We, as humans, have many different activities we take part in. This is true in the physical world as well as the digital world.
For example, you may use your computer to manage email, write a blog post, create software, watch cat videos, etc. There are many things you can do with a computer.
I wish recommendation engines would account for this.

Recommendation engines do not account for context

That's an abstract statement, so let's take a concrete example. At the time of this writing Youtube has a recommendation feature which spits out a grid of recommended videos when you at the end of anything you watch.
Youtube recommendations lack context.
Youtube recommendations lack context.
What do we have here? The recommendations presented break down into roughly 3 categories:
  • Programming-related (7/12)
  • Music (3/12)
  • Random (2/12)
This makes some sense—I indeed use Youtube to watch videos from those three categories, and of the three programming-related seems most likely to be related to a video titled "Statistical Graphics in ClojureScript."
So what's the problem? The problem is that, taken as a whole, this is a subpar recommendation. A wall of related programming videos would have been a superior recommendation, because that's the context I'm in right now.

Contextual Recommendations: A win-win?

As a viewer I'm motivated to find videos that meet my immediate needs, be it a need for information or the need for entertainment.
Youtube, as an advertising company, is motivated by viewer engagement. I.e. keeping its users on the site for longer so it can deliver more ad impressions.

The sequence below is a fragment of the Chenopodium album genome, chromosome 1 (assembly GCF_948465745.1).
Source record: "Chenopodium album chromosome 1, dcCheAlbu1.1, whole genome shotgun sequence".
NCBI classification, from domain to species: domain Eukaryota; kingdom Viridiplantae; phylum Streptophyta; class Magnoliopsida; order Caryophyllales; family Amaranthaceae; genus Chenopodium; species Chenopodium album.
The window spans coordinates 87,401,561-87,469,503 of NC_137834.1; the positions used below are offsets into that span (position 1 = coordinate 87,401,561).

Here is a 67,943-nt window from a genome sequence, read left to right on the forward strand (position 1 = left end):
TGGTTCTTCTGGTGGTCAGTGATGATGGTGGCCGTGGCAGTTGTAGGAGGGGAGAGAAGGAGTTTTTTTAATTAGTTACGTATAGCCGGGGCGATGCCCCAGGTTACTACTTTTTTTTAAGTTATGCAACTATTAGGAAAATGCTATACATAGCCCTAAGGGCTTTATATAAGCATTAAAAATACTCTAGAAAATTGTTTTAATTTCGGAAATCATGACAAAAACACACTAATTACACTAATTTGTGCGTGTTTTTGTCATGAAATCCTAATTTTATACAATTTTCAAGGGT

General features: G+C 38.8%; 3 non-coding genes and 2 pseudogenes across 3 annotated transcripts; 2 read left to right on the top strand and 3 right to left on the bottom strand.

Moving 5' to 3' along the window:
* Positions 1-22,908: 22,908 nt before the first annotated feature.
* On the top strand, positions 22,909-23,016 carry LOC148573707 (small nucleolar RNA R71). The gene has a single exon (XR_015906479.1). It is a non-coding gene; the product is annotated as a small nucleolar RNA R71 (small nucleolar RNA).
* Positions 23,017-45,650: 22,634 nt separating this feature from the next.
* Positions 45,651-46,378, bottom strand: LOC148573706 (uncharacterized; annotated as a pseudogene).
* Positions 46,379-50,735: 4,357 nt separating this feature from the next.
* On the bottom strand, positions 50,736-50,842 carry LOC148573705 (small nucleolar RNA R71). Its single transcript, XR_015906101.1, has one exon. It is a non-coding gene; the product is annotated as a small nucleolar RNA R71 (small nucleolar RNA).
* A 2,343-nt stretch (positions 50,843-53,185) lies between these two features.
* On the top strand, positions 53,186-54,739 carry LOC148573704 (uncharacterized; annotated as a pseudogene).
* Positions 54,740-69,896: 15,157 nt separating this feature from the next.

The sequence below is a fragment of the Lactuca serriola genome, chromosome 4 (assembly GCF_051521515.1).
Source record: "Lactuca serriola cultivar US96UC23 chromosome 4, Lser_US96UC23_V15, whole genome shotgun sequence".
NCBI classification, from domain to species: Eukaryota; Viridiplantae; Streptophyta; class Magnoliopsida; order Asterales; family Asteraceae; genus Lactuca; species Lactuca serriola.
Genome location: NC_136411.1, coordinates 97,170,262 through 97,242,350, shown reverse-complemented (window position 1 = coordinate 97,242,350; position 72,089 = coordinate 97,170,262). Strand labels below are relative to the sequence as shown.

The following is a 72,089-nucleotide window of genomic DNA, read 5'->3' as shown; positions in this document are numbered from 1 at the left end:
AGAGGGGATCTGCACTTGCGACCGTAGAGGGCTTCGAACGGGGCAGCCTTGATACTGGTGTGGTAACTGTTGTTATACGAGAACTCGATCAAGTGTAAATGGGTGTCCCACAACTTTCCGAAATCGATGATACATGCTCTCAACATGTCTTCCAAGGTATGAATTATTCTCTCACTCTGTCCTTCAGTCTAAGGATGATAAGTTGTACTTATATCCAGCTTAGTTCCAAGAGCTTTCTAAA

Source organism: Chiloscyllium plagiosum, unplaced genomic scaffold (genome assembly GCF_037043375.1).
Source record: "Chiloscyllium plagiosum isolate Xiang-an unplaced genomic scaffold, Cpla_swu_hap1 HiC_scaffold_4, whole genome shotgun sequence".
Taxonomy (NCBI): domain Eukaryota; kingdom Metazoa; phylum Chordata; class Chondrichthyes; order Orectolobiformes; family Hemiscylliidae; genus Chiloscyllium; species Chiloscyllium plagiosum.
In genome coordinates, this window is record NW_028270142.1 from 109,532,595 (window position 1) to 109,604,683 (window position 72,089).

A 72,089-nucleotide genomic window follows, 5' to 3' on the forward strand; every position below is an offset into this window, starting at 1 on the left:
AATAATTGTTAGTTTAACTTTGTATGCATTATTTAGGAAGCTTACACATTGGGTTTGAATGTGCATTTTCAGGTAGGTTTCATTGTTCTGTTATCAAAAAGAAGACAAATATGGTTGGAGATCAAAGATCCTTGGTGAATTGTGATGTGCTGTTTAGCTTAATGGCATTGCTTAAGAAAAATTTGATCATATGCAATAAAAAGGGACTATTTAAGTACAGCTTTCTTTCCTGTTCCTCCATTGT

I offer a prediction: I would spend more time on Youtube if it presented more relevant recommendations.
Youtube, the business, undoubtedly has many smart people working on optimizing its recommendations to drive user engagement. I recognize I may be fully off-base here, but I think they may have reached a local maximum.
Youtube has phenomenal content, both in depth and in breadth. I'm truly amazed sometimes at the quality of free content on youtube. However, its surprisingly hard to discover through Youtube itself. The best videos I've seen have all come from human recommendations, i.e. word of mouth.

How to segment recommendations by content?

So, what's the solution? Make recommendations contextual. How can the algorithm tell what context a user is in? It can't, or at least it would be difficult. Instead of automatically "detecting" (read: wildly guessing) just let me tell you what content I'm looking for.
However, I know I cannot count on Google to allow individual users any say in personalizing their personal recommendations. As such, maybe it can be automated. In fact, recommendation context doesn't seem like it would be hard to detect. Just surface content relevant to the current video, or even the sequence of videos the user has watched this session.
It's easy to imagine that the reason Youtube does not do this already is that eventually the viewer loses interest in the topic they are viewing. At that point Youtube hopes to capture them by surfacing something unrelated yet engaging.

I have little hope that we'll see contextual recommendations on ad-supported platforms anytime soon, which is too bad. Given the amount of information on platforms like Youtube, let alone the web in general, there's a real problem to be solved by recommendations.